Court of Appeals to Hear Oral Arguments on the Grove Lawsuit

January 24th 2018 the Court of Appeals will hear oral arguments from both sides – the citizens vs the city in the claim that the process to appeal to the Board of Adjustments on the zoning for The Grove denied the citizens their due process.

For those that don’t know or have listened and believed certain council members (Bill Hopping and Patrick Driscoll most recently) the courts have not decided the matter on whether or not the zoning was correctly applied for The Grove.  The Court never considered that question because the citizens were never able to take the question to the Court.

In order for the citizens to take the “use by right” question to the District Court they had to go to the Board of Adjustment first.  When the appeal was made to the Board of Adjustment Jocelyn Mills intervened and denied the appeal.  It was not her decision to make – the Board of Adjustment should have made considered the matter.  If they had done so then the path to the District Court would have been easy to navigate.  But, because she denied the appeal the citizens could not pursue the matter in District Court.  (A reminder, Ms. Mills is the staff member that signed the building permit for The Grove and denied the appeal to the Board of Adjustment challenging her approval.  This is the crux of the matter in Court – was due process carried out or denied?)

People has asked why continue with the claim.  Speaking for myself, I believe it is important for citizens to have a way to challenge an administrative decision (the approval of The Grove was done administratively and not through a public process).  We need to have a process in place and if the current process is not viable we will need to challenge our city council to provide a mechanism for citizen challenges in the future.  Currently, citizens can challenge any council approved Ordinance by Referendum and we can pass our own Ordinance through an Initiative process.  If we can overturn a council decision shouldn’t we be able to do the same for a decision made by staff?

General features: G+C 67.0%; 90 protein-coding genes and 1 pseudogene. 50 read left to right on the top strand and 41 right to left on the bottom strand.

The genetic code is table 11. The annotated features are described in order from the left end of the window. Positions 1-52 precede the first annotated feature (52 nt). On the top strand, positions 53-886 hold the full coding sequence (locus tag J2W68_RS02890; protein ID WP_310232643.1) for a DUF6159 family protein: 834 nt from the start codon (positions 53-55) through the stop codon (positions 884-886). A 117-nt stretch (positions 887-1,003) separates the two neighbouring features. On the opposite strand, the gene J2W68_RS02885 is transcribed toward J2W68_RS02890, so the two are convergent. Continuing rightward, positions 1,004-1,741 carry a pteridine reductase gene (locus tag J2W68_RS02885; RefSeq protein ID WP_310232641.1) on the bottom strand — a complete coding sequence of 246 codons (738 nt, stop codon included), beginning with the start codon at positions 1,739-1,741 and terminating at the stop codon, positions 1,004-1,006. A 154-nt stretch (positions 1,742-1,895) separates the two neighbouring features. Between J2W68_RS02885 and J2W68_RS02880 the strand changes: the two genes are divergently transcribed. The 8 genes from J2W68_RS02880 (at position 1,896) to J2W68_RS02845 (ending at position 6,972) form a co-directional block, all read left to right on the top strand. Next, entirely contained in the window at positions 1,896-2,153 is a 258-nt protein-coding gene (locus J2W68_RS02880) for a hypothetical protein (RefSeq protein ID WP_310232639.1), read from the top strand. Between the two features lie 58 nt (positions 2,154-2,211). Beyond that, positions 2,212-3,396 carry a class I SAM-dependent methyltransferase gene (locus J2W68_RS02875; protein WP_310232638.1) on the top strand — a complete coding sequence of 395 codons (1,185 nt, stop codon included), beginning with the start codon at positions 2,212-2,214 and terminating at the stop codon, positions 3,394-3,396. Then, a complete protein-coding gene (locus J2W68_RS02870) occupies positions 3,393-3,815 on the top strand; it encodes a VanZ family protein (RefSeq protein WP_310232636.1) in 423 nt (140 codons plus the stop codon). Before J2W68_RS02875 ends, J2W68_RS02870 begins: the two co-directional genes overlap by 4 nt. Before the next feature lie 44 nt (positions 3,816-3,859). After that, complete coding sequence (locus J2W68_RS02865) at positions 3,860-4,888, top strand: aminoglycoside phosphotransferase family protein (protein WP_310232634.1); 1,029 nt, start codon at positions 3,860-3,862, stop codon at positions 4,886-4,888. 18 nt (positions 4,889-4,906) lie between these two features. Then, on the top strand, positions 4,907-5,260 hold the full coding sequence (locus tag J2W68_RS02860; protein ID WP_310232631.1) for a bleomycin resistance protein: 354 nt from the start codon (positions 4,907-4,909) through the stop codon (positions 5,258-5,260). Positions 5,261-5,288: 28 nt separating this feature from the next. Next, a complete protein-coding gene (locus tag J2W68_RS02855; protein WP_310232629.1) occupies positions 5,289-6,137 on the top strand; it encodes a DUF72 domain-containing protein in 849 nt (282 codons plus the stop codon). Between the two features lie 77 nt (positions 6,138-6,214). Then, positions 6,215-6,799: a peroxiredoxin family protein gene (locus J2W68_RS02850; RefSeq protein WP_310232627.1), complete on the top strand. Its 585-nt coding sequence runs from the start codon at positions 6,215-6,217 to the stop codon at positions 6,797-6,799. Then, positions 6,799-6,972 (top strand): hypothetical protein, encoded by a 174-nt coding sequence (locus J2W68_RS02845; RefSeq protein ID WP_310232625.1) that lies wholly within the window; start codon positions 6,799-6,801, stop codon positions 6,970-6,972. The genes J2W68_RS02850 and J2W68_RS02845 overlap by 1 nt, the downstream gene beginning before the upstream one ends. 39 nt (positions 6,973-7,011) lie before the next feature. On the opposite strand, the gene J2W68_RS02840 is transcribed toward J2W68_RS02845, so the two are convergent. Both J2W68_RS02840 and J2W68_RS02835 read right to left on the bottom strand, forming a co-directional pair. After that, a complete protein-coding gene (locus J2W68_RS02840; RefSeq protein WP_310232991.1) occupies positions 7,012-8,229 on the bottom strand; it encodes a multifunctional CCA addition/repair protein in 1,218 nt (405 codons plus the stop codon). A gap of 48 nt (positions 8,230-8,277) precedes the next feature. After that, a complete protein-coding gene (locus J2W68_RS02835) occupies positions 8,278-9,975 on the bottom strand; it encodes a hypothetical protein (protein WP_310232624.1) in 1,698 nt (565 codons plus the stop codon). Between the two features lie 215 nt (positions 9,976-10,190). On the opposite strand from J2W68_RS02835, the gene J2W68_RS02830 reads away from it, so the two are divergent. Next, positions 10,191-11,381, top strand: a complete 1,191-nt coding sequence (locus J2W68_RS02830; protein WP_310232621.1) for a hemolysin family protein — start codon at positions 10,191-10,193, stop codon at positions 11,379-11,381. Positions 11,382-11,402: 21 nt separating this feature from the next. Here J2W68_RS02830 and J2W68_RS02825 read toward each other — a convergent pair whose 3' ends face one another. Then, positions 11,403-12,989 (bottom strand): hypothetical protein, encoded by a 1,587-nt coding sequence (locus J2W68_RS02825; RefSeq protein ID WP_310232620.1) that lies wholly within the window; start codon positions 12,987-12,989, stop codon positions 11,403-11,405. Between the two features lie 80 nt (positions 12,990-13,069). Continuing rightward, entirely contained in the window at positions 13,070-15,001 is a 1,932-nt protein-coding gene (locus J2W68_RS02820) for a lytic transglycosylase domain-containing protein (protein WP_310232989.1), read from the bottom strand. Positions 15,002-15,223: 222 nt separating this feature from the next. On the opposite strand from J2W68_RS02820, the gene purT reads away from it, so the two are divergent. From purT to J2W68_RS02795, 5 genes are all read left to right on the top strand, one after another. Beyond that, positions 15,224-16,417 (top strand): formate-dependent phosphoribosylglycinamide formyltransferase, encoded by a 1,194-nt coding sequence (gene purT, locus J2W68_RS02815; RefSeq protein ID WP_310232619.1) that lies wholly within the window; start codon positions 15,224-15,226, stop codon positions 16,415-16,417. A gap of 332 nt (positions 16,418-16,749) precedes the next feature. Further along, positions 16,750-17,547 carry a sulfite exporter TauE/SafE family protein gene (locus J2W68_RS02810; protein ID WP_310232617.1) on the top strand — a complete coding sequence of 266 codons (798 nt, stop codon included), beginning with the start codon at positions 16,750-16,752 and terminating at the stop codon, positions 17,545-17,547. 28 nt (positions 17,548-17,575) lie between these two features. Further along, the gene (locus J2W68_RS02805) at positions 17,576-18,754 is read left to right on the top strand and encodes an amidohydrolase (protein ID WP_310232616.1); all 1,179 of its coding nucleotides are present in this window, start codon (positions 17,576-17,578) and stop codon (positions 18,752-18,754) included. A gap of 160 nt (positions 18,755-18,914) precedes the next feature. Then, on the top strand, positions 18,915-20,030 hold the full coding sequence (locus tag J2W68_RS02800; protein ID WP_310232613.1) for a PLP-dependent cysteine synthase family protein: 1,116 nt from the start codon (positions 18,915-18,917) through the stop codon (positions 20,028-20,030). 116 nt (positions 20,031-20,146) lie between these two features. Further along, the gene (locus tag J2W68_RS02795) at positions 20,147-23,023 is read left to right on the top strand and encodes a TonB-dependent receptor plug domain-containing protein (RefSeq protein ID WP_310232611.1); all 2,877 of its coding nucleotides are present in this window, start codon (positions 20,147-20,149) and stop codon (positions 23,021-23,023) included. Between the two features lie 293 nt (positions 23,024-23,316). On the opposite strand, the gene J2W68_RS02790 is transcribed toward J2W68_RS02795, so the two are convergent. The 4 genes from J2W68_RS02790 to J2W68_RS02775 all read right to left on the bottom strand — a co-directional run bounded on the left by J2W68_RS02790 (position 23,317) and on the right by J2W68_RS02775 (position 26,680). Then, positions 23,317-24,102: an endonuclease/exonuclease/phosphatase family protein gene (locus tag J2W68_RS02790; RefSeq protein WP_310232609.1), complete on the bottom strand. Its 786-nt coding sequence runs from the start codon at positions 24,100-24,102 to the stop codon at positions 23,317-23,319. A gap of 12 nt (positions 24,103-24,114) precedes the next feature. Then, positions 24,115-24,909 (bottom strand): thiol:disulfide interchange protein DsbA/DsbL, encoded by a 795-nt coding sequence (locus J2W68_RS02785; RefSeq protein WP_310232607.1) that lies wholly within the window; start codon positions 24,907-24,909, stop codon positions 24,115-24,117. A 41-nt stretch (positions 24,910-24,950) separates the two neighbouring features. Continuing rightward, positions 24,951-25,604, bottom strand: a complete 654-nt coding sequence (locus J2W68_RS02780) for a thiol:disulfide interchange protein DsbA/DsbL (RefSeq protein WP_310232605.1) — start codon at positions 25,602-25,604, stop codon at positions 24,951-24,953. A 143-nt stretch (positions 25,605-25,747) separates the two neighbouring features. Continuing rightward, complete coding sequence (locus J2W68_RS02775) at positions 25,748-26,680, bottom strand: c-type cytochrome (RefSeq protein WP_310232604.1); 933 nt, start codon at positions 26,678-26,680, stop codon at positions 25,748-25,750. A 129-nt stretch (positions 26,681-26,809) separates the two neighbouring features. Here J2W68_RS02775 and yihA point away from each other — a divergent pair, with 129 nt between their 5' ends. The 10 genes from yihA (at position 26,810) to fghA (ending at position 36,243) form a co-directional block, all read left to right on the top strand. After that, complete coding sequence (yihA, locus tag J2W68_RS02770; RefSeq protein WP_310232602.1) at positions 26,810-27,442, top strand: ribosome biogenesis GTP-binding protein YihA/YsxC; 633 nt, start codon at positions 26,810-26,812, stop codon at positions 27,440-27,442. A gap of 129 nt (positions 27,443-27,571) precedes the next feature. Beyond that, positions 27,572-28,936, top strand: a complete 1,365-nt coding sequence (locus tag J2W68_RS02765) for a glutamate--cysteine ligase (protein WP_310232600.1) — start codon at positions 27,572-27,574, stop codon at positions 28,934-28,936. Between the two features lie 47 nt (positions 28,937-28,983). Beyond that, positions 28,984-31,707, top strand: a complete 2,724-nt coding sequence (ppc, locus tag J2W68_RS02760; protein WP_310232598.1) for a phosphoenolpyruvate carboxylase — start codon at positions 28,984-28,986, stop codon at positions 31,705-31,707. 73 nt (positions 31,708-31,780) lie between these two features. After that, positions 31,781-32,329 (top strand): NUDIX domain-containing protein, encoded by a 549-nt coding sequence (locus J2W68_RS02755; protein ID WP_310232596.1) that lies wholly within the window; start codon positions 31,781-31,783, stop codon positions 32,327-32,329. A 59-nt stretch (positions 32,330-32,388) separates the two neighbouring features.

One Response

  1. Similar issues occurred in relation to the 5591 South Nevada Street Section 8-priority Downtown property which was illegally rezoned by City Staff and around which concerned Littleton citizens were denied any administrative remedy to later correct but when the City openly admitted its errors. The current Code contains processes which create inherent conflicts of interest, including as noted by Carol in that the party, Jocelyn Mills, which is making decisions to approve zoning uses is also the same person allowed to review and reject appeals of her decisions rather than referring those appeals to an independent review group and when such a group, the Board of Appeals, has been separately established. Recall the Board of Appeals itself appeared before City Council earlier this year or late last year imploring Coty Council to intervene and correct inappropriate, perhaps unethical, processes being allowed to occur within City Staff ranks, including conduct concerning not only the Nevada Street “Littleton Crossing” 55-year low-income housing project but, in particular to the Board of Appeals’ role and comcerns, conduct resulting in the Board of Appeals not having received a single case for review in one to two years, if my recollection is accurate, the implication being that City Staff, namely Jocelyn Mills, is both approving new zoning and project issues and also subsequently denying all citizen appeals related to them, preventing any appeals from going to the Board for objective review… Such is highly inappropriate in this author’s opinion, and clearly denies due process for Littleton citizens. When I personally brought forward m concerns about such City Staff conduct, however, I received a phone call from the City Manager, Mark Relph, threatening to sue me if I did not refrain from openly stating my concerns at City Council Meetings about this and other similar-type City Staff conduct issues (e.g., City Staff promoting numerous developers’ applications for Subdivision Exemptions over the years as a tool, apparently wrongfully applied and knowingly allowed, to avoid being required to hold Public Hearings to allow a voice for Littleton citizens). I commend the Grove litigant(s) opposing the City and support their efforts to try to correct operations in a City administrative system which has been intentionally structured to prevent and disallow oversight of itself.

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